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Australia's 7-Hour 'Flight to Nowhere' Sells Out Instantly As People Lose Their Damn Minds Hoping to Feel Normal Again in the Midst of a Pandemic That's Infected 30 Million and Killed Almost 1 Million Globally But Will We Ever Feel Normal Again and What Even Qualifies As Normal Anymore

A Qantas Boeing 747 airliner flies over the Sydney Harbor Bridge on July 22, 2020.
A Qantas Boeing 747 airliner flies over the Sydney Harbor Bridge on July 22, 2020.
Photo: Saeed Khan (Getty Images)

Australia’s Qantas Airlines will fly a seven-hour “flight to nowhere” that takes off and lands in Sydney, a bizarre idea hinging on the belief that people who have been cooped up during the pandemic would want to just experience air travel, even if their destination is the same airport where they departed. And, strangely, Qantas was right.

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While it’s being called the “flight to nowhere” the flight path will reportedly go over scenic spots around the state of New South Wales, including Byron Bay, Bondi Beach, and the Sydney Harbor Bridge. The plane will sometimes fly at a low altitude, according to Australia’s ABC News, but it’s unclear how much scenery passengers will actually be able to see during the trip, especially those with aisle and middle seats.

The booking sold out in just 10 minutes, the fastest-selling flight in the airline’s history according to the country’s public broadcaster. Adjusted for U.S. currency, the flight is priced at $575 for an economy seat, $1,305 for premium economy, and $2,767 for “business class,” and is scheduled for Oct. 10.

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It seems that people are losing their damn minds to feel anything close to normal again as coronavirus surges globally and many people struggle with the idea that it could be at least a year before mass vaccinations start across the world. Globally, we’ve seen over 30 million confirmed covid-19 cases and more than 946,000 deaths, according to Johns Hopkins University, both numbers which are believed to be vast undercounts due to the strange nature of the disease and the prevalence of asymptomatic carriers.

Australia has fared relatively well overall during the coronavirus pandemic, with a total of 26,800 cases and 837 deaths. But the country experienced a very rough second wave in July and August that’s finally subsiding. Melbourne, the country’s second-largest city and the epicenter of the second wave, went into a strict lockdown that was able to bring down daily cases from a peak of 721 on July 30 to just 34 cases yesterday.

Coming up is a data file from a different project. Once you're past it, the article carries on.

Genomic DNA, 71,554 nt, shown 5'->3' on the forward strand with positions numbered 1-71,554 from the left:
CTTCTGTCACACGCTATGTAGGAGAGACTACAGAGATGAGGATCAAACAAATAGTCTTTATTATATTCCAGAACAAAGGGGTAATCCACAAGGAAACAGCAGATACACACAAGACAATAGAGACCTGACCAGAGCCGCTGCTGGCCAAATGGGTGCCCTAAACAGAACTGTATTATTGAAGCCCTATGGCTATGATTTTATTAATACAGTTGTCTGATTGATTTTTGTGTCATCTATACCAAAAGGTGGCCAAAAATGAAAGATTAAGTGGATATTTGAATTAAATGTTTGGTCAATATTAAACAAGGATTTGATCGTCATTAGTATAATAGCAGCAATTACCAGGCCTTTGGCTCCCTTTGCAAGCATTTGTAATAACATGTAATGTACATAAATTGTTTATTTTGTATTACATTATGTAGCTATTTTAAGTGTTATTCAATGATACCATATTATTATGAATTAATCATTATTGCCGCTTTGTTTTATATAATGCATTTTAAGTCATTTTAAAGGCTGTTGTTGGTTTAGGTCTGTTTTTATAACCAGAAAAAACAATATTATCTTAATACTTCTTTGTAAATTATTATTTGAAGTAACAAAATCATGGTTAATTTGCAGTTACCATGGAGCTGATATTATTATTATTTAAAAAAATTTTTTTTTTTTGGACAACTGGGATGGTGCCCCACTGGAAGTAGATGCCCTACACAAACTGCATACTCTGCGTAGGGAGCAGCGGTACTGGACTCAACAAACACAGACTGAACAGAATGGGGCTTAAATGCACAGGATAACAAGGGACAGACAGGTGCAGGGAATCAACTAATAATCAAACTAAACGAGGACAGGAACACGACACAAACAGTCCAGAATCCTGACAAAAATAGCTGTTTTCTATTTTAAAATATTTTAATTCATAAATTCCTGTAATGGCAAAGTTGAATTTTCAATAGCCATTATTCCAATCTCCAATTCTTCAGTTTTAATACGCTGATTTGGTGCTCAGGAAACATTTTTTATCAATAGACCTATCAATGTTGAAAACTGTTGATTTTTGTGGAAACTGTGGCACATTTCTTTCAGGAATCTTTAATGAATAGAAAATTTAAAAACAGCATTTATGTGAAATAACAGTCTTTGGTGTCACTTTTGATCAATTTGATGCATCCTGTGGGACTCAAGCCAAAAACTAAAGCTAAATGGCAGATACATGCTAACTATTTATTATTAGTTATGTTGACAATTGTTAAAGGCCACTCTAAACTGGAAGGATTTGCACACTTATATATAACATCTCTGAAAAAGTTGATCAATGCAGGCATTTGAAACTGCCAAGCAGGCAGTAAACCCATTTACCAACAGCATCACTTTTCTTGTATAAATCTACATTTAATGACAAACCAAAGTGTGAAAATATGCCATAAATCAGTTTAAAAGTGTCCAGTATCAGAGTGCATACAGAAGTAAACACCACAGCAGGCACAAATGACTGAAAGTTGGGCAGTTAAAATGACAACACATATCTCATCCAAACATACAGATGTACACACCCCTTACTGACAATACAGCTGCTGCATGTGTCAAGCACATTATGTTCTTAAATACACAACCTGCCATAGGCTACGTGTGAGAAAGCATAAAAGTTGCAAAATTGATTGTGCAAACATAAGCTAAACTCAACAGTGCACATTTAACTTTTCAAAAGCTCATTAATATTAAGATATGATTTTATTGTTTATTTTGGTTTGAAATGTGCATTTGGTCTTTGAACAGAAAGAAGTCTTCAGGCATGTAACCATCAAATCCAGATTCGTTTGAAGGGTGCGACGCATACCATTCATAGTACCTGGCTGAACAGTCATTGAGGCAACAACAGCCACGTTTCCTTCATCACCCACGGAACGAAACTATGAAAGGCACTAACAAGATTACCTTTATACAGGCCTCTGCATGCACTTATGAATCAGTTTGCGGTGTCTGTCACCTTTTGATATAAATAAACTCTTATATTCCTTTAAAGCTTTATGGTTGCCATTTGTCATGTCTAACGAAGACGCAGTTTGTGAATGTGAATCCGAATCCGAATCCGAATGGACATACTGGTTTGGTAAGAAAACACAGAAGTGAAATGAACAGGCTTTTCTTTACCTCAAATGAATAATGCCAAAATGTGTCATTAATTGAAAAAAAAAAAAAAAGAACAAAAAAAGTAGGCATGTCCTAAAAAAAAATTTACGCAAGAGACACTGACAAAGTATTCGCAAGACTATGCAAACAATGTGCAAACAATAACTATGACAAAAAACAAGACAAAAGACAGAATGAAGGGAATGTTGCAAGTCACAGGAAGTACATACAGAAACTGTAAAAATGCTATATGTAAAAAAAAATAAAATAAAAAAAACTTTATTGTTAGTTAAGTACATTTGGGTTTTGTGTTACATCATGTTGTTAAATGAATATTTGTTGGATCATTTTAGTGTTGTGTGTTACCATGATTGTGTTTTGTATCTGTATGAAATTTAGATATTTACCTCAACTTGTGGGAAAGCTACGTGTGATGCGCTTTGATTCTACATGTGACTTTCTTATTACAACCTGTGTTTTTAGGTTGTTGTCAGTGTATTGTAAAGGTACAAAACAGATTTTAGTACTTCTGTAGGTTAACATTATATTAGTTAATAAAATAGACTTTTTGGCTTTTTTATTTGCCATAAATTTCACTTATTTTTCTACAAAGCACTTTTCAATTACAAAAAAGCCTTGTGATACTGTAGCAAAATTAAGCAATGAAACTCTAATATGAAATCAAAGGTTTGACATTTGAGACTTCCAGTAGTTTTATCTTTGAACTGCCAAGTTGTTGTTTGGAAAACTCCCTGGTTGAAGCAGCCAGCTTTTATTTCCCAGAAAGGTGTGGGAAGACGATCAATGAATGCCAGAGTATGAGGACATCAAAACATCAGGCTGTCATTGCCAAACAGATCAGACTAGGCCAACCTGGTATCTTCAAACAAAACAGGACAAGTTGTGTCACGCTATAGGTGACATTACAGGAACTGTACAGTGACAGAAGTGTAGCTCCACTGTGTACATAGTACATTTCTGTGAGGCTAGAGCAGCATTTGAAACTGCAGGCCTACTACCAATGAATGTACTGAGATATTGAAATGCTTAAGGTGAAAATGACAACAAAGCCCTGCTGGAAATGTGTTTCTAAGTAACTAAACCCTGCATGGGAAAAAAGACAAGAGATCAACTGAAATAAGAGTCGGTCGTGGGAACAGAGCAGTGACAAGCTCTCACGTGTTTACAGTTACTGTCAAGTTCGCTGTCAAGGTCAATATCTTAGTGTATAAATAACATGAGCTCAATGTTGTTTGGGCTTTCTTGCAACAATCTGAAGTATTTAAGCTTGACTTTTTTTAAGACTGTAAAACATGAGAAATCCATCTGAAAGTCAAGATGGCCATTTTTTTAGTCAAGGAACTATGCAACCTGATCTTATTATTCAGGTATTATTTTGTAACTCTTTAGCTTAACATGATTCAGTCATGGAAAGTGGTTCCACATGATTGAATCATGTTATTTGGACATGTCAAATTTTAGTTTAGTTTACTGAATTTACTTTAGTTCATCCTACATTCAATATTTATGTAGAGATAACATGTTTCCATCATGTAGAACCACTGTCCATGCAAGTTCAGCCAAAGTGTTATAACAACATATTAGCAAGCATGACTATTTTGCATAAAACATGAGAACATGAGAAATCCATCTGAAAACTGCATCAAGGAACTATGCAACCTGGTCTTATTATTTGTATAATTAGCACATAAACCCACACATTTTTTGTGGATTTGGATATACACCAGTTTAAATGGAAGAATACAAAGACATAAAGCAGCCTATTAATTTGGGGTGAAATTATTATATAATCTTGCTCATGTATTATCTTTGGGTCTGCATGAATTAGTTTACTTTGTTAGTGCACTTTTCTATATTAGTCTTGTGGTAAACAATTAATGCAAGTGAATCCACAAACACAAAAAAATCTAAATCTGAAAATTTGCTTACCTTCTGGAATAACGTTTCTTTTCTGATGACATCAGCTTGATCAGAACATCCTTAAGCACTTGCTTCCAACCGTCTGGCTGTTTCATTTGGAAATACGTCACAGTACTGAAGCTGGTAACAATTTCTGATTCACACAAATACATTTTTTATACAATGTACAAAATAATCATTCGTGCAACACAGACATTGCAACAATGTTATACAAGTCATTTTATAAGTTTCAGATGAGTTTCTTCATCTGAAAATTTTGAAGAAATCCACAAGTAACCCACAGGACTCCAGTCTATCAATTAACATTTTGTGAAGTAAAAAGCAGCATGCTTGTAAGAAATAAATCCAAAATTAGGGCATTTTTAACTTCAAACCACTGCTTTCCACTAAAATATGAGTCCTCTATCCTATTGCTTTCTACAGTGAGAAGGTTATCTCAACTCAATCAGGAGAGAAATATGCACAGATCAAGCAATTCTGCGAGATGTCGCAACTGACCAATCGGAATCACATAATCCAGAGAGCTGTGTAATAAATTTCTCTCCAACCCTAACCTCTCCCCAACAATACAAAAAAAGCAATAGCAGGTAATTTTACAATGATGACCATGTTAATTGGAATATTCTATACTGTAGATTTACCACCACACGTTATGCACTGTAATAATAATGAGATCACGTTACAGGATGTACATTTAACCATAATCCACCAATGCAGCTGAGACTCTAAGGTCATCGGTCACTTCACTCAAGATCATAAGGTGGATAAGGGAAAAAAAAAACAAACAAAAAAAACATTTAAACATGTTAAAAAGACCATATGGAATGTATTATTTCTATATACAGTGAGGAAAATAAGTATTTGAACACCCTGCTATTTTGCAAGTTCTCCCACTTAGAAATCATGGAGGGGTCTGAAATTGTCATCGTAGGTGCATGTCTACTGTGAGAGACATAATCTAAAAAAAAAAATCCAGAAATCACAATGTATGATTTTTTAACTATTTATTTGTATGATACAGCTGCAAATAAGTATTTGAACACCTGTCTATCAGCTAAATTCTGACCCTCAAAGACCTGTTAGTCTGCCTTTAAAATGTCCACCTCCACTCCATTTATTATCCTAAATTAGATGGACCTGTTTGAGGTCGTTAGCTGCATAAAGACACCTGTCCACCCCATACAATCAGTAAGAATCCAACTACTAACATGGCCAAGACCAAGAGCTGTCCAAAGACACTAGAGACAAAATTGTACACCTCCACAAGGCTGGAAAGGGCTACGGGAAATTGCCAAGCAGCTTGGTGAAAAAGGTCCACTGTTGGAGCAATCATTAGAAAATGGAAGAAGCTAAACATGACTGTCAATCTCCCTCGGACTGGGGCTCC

The entire Australian state of Victoria has endured over six weeks of lockdown since the latest restrictions were imposed on Aug. 2, which only allow people to leave their homes for four reasons: getting to work, exercise, care-giving, and shopping for essential items like food. It’s still not clear when the state government will ease those restrictions.

But Australia isn’t the only country exploring the idea of “flights to nowhere.” Singapore Airlines is reportedly thinking of doing the same thing soon. But as environmentalists in Singapore point out, the idea of flying a plane just to circle around in the sky comes with a cost. Air travel has a tremendous carbon footprint and contributes to climate change in very serious ways. Unnecessary flights are silly, to say the least.

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It remains to be seen how people on the ground in Sydney might react to seeing a passenger airplane flying around at 4,000 feet near densely populated areas. Australia hasn’t experienced a bad domestic terrorist attack in recent history, excluding a horrific mass shooting in 1996 that took the lives of 35 people, but Australians sure as hell know what happened on Sept. 11, 2001.

Low-flying passenger flights will surely raise some eyebrows come Oct. 10. But if you’re in Sydney and see a low-flying plane, don’t be worried. It’s just a bunch of weirdos trying to feel alive again.

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Matt Novak is the editor of Gizmodo's Paleofuture blog

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DISCUSSION

This is like masturbating, but stopping before you cum.

Then still getting syphilis.